Why Is It Legal for Landlords to Refuse Section 8 Renters?
By Kriston Capps
Families who receive housing aid in Baltimore and San Jose may soon have a better shot at finding an affordable place to live. That’s good, because right now, their odds are slim-to-none.
This week, the San Jose City Council asked the city attorney to draft an ordinance that would compel landlords to consider tenants who accept federal aid in the form of Housing Choice Vouchers, the program commonly known as Section 8. Baltimore’s city council is looking to pass a similar law. In these cities and in much of the nation, landlords are currently free to disregard or screen tenants merely on the basis of receiving assistance.
Even in areas with protections in place, equal treatment is far from a given. From city to city, a patchwork of policies influences how landlords look at Section 8 voucher holders—either as renters with federally guaranteed rent or red-flagged liabilities. Their attitudes can cement housing patterns at a broad scale. New research about landlords and renters points to tendencies that drive segregation by race and poverty. Unfortunately, these biases are hard to uproot—but some places are having an easier time of it than others.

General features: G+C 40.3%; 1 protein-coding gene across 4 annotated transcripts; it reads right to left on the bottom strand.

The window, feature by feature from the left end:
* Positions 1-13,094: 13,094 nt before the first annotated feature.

“It’s very common for landlords to outright deny voucher holders,” says Martha Galvez, senior research associate at the Urban Institute.
Rules like the ones on track in Baltimore and San Jose would not “force” landlords to accept Section 8 vouchers (as some landlords might tell it). That’s a misperception, Galvez says. Rather, these laws prohibit landlords from rejecting tenants based exclusively on where the rent check is coming from. (Read more)